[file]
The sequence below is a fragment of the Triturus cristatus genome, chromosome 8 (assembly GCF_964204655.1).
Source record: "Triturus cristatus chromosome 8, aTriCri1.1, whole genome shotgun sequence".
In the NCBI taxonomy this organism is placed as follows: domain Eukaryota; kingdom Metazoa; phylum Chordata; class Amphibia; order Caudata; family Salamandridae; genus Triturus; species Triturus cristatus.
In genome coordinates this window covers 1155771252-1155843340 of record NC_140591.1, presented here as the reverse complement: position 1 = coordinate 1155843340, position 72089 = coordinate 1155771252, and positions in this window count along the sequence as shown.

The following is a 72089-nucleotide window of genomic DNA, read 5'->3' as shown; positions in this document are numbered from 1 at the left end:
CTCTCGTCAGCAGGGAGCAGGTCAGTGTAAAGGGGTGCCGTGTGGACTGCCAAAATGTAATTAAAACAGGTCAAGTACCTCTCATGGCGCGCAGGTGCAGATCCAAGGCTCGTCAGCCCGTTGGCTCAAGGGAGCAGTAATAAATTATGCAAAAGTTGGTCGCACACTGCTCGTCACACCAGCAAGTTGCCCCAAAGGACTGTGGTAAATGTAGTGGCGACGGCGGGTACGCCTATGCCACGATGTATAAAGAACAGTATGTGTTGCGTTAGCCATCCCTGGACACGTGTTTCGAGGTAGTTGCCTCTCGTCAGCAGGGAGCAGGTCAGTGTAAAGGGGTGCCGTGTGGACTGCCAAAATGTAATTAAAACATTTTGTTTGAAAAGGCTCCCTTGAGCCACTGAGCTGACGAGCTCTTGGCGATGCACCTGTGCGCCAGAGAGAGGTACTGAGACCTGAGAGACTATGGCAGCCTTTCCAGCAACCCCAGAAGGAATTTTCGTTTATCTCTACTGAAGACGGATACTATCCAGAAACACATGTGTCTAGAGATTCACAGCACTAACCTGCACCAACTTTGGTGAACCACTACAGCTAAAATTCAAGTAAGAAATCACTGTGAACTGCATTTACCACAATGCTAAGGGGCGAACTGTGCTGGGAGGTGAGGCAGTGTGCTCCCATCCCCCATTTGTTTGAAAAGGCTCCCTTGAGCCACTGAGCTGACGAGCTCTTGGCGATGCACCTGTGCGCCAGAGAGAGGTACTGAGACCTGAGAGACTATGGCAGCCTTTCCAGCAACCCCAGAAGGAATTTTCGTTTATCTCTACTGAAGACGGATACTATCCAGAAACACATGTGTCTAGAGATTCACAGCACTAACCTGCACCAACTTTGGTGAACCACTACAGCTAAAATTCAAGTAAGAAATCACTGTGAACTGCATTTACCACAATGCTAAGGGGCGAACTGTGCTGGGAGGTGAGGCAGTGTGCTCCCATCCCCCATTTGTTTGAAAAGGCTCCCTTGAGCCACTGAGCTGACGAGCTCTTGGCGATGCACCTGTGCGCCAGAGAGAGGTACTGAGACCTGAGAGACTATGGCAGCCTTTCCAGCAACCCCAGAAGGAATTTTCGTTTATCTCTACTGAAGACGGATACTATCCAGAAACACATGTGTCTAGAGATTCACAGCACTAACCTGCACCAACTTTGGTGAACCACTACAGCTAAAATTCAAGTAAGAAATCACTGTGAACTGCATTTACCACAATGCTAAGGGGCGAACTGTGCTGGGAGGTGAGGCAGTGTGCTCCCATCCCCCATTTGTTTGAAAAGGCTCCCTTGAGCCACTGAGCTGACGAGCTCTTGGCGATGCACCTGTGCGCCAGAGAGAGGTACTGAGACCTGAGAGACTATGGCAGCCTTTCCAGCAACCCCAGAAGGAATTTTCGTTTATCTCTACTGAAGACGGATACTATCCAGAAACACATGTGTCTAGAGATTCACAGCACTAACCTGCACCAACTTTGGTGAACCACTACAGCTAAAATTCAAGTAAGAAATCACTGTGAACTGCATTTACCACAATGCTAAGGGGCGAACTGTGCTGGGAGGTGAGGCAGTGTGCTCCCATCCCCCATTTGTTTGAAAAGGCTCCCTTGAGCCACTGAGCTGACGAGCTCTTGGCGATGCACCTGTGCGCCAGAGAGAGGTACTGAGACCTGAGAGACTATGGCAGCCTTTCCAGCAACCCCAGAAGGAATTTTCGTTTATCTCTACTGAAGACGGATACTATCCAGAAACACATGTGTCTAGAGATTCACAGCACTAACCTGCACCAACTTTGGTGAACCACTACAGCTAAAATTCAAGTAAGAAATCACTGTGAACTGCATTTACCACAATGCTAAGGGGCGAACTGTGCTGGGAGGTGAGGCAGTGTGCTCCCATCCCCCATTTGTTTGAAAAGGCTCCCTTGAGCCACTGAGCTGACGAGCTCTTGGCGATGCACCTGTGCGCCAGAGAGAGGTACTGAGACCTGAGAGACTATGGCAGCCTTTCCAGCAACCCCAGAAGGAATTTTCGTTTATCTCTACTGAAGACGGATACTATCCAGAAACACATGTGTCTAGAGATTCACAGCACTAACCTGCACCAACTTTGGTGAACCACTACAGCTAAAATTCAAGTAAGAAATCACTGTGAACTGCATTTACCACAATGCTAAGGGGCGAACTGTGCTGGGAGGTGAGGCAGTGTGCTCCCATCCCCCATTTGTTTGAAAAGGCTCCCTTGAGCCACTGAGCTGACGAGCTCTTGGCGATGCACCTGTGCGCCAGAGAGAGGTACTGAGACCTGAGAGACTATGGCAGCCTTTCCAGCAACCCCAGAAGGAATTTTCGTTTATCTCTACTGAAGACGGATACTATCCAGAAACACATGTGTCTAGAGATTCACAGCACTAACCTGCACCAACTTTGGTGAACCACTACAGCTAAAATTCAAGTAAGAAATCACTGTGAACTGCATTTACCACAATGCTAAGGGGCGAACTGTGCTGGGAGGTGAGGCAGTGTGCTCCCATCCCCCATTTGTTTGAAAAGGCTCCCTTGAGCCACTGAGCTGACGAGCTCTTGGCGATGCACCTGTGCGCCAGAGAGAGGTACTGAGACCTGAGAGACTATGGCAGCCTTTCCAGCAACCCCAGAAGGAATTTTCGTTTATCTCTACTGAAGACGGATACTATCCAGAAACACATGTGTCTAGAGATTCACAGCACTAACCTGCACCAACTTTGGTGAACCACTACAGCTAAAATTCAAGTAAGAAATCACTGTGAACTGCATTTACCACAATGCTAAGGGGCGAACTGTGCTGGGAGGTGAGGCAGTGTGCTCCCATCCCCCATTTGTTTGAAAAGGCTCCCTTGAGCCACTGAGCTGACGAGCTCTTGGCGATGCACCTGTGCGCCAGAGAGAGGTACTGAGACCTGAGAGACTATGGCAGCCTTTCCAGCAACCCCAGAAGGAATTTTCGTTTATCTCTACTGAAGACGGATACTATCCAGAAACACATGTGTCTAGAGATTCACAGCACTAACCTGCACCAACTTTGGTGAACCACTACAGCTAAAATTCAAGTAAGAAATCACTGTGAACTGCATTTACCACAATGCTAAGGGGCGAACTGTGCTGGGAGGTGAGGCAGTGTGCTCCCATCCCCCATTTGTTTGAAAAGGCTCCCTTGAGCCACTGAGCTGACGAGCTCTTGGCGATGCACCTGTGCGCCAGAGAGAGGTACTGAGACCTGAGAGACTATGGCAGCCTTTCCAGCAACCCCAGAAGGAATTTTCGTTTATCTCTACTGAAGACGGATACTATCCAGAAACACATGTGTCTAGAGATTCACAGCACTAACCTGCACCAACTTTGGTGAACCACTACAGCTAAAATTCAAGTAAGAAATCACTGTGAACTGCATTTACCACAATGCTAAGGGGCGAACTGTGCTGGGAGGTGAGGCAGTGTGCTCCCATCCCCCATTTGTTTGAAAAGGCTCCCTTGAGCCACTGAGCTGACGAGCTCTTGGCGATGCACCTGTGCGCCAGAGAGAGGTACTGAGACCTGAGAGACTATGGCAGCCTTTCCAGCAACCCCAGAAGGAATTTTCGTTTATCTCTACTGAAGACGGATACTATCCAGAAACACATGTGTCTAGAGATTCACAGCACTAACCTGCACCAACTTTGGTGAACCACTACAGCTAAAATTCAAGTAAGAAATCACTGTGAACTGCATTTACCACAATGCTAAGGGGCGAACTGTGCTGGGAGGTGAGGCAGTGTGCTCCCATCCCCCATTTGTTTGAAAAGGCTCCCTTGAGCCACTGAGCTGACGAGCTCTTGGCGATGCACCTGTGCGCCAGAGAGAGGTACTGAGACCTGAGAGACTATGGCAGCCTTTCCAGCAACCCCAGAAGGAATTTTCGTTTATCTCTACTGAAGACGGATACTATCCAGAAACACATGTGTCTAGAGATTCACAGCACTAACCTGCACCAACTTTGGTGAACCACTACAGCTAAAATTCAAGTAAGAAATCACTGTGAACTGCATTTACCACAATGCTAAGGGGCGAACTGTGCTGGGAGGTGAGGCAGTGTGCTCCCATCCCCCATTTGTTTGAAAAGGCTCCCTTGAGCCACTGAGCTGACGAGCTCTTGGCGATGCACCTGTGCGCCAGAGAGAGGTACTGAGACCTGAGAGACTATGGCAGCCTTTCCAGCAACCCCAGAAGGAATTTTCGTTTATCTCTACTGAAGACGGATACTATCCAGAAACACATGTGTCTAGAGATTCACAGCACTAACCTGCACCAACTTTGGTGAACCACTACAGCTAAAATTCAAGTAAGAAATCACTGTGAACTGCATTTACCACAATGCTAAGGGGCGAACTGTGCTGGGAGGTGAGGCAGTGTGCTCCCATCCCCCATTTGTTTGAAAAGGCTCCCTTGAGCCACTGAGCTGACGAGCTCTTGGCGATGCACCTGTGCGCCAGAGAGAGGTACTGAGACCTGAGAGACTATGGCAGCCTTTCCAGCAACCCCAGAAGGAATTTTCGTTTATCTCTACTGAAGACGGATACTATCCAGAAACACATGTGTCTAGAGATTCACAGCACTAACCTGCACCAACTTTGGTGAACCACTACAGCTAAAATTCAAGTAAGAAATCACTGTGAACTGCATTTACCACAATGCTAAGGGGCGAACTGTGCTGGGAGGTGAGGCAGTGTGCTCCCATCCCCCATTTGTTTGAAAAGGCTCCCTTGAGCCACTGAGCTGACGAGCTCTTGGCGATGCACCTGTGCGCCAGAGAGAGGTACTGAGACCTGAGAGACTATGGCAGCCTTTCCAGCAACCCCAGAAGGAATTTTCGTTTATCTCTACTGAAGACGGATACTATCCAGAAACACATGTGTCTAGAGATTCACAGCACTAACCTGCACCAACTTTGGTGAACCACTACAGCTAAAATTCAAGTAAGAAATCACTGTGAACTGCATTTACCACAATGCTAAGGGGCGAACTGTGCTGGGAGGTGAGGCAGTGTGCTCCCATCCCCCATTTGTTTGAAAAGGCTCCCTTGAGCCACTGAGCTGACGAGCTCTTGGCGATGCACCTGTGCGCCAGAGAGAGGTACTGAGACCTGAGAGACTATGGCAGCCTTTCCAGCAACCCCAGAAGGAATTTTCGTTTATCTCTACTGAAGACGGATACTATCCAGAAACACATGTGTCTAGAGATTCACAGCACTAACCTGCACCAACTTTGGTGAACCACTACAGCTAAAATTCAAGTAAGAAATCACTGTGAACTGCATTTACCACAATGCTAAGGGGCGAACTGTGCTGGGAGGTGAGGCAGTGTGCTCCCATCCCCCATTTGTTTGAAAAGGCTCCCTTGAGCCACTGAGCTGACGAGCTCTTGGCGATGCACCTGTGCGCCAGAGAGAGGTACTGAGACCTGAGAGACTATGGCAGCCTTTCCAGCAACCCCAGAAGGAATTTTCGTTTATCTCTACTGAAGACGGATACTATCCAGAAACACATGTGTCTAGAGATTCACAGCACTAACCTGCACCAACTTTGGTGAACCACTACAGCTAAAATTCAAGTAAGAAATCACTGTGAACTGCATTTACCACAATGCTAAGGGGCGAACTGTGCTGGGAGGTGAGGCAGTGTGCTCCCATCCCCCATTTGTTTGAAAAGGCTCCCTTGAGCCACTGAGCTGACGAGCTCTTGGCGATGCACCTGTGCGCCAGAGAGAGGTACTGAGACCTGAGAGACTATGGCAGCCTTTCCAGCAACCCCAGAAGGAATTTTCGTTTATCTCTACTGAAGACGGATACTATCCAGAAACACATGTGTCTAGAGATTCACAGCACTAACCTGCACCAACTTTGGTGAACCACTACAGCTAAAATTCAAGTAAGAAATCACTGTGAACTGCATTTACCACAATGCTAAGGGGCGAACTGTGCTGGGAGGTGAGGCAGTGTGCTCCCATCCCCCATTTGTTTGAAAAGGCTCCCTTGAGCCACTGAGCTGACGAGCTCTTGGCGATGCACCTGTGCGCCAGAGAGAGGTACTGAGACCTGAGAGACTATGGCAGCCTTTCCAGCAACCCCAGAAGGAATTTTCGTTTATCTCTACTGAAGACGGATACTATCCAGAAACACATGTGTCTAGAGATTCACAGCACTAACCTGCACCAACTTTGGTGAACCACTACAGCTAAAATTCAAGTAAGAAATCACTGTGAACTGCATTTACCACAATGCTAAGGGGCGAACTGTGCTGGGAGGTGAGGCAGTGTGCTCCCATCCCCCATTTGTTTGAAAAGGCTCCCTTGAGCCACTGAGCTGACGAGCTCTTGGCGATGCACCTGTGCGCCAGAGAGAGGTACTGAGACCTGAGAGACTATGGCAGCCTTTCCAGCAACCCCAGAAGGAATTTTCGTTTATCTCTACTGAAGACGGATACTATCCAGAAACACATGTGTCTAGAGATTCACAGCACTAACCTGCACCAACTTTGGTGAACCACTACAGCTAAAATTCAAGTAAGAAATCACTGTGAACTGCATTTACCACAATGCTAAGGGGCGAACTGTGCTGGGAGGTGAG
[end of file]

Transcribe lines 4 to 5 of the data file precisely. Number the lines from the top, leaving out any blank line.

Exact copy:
In genome coordinates this window covers 1155771252-1155843340 of record NC_140591.1, presented here as the reverse complement: position 1 = coordinate 1155843340, position 72089 = coordinate 1155771252, and positions in this window count along the sequence as shown.

The following is a 72089-nucleotide window of genomic DNA, read 5'->3' as shown; positions in this document are numbered from 1 at the left end: